At the same time, a type of boundary value problems with deviating arguments has also received much attention. For example, in [20], Yang et al. studied the existence and multiplicity of positive solutions to a three-point boundary value problem with an advanced argument

$$\left \{ \textstyle\begin{array}{@{}l} u^{\prime\prime}(t)+a(t)f(u(\alpha(t)))=0, \quad t\in(0,1),\\ u(0)=0,\qquad b u(\eta)=u(1), \end{array}\displaystyle \right .$$
(1.1)

where $$0<\eta<1$$, $$b>0$$ and $$1-b\eta>0$$. The main tool is the fixed point index theory.

It is easy to see that the solution of problem (1.1) is concave when $$a(t)\geq0$$ on $$[0,1]$$ and $$f(u)\geq0$$ on $$[0,\infty)$$. However, few papers have reported the same problems where the solution is without concavity; for example, see some recent excellent results and applications of the case of ordinary differential equations with deviating arguments to a variety of problems from Jankowski [2123], Jiang and Wei [24], Wang [25], Wang et al. [26] and Hu et al. [27].

In the present paper, we shall investigate the existence of triple positive solutions for the following m-point boundary value problem with a delayed argument:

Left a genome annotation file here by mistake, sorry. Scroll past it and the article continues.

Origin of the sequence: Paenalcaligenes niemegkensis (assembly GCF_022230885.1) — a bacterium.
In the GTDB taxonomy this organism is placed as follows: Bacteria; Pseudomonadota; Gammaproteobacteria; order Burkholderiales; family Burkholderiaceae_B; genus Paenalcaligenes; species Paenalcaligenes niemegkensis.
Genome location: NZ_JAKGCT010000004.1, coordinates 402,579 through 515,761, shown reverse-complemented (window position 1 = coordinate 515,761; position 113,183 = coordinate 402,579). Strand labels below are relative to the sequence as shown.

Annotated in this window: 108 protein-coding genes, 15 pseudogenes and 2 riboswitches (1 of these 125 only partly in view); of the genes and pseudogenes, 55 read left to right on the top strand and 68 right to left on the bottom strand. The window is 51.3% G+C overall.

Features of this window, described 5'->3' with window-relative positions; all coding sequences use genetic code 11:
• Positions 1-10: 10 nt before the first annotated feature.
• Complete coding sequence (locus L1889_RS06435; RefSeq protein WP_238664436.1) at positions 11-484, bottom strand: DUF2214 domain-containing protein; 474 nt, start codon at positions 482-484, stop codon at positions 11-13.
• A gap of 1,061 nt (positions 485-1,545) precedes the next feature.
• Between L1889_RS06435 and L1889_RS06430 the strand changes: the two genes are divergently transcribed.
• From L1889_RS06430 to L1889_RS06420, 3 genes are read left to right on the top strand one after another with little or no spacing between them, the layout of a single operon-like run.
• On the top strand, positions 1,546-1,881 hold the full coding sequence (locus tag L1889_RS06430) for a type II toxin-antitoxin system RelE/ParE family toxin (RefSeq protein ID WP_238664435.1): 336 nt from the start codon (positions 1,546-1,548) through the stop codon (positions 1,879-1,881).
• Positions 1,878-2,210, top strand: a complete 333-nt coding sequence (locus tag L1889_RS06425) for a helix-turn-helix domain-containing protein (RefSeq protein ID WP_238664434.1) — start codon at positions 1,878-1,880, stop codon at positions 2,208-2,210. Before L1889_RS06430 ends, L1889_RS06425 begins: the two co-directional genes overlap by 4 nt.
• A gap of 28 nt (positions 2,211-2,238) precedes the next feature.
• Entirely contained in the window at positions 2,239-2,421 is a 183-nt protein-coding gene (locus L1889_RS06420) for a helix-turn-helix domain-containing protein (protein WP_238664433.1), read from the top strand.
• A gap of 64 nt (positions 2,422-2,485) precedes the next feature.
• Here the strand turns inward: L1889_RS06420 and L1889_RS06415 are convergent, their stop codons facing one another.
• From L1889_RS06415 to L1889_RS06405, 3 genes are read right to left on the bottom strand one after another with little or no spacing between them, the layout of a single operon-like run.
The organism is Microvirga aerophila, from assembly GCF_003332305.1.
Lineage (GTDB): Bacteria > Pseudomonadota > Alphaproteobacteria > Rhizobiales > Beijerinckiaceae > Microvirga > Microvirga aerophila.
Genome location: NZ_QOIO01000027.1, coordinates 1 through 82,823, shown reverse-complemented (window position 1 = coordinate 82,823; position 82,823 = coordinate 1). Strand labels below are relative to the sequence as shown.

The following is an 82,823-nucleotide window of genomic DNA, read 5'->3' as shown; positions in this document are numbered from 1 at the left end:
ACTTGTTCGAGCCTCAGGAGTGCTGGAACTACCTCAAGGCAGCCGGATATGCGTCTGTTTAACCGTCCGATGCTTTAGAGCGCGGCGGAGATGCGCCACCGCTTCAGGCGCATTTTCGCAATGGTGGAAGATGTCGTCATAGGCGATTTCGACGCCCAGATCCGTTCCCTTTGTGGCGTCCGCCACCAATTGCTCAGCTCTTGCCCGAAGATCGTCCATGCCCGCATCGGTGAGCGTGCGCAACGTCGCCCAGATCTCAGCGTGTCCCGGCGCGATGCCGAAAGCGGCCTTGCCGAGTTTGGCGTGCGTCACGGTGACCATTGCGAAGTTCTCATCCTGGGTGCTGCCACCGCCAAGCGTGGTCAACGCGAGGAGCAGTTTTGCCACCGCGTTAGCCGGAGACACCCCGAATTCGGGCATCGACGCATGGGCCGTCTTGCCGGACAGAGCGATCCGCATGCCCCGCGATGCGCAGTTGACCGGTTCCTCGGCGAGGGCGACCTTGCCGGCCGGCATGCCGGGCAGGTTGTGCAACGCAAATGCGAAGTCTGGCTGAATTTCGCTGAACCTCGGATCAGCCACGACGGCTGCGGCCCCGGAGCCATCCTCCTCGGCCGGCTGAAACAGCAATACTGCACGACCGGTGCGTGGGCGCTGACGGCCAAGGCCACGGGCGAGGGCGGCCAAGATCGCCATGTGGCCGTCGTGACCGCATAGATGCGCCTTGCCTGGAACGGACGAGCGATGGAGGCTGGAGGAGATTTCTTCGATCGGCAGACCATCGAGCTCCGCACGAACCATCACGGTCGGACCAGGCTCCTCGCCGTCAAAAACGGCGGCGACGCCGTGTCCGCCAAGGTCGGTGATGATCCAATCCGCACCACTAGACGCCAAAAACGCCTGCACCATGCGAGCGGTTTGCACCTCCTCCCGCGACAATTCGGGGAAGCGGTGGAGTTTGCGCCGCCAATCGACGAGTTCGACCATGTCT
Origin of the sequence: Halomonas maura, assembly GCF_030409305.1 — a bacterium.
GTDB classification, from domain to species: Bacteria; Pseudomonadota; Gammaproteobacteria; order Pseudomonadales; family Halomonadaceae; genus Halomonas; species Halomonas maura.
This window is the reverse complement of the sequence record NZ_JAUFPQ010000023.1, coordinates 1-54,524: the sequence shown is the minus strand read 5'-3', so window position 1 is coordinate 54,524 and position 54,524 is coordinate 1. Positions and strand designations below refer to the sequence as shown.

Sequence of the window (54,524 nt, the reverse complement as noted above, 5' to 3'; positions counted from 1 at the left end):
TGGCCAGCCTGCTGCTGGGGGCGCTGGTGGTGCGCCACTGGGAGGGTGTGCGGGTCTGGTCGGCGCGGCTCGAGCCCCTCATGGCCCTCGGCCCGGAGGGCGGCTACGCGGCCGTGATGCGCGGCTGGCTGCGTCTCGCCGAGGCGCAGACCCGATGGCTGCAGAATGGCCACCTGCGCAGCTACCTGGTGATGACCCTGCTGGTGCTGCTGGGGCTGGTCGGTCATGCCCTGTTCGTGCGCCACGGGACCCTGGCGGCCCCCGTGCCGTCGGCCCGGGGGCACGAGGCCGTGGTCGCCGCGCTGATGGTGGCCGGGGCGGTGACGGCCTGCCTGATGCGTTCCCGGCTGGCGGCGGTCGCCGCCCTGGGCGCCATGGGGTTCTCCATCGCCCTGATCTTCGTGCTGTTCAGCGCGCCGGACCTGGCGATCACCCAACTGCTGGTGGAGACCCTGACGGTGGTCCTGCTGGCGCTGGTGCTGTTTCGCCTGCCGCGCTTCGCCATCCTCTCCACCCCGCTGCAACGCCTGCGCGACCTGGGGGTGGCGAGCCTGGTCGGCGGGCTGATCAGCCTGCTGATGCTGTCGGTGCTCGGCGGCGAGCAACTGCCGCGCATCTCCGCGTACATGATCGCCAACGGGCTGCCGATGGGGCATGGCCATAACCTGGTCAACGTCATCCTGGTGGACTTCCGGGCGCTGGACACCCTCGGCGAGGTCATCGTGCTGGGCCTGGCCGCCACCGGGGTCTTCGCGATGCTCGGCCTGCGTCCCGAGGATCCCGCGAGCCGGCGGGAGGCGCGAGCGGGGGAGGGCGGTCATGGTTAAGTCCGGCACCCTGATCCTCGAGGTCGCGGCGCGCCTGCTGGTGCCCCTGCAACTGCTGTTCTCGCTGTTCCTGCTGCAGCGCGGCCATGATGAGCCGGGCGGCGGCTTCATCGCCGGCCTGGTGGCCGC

$$\left \{ \textstyle\begin{array}{@{}l} Lx=\omega(t)f(t,x(\alpha(t))), \quad 0< t < 1 , \\ x'(0)=0, \qquad x(1)=\sum_{i=1}^{m-2}\beta_{i}x(\xi_{i}), \end{array}\displaystyle \right .$$
(1.2)

where $$\xi_{i}\in(0,1)$$, $$\beta_{i}\in(0,+\infty)$$ ($$i=1,2,\ldots, m-2$$) are given constants and L denotes the linear operator

$$Lx:=-x^{\prime\prime}-ax^{\prime}+bx,$$

here $$a\in C([0,1],[0,+\infty))$$ and $$b\in C([0,1],(0,+\infty))$$.

Throughout this paper, we assume that $$\alpha(t) \not\equiv t$$ on $$J=[0,1]$$. In addition, ω, f and $$\beta_{i}$$ ($$i=1,2,\ldots, m-2$$) satisfy: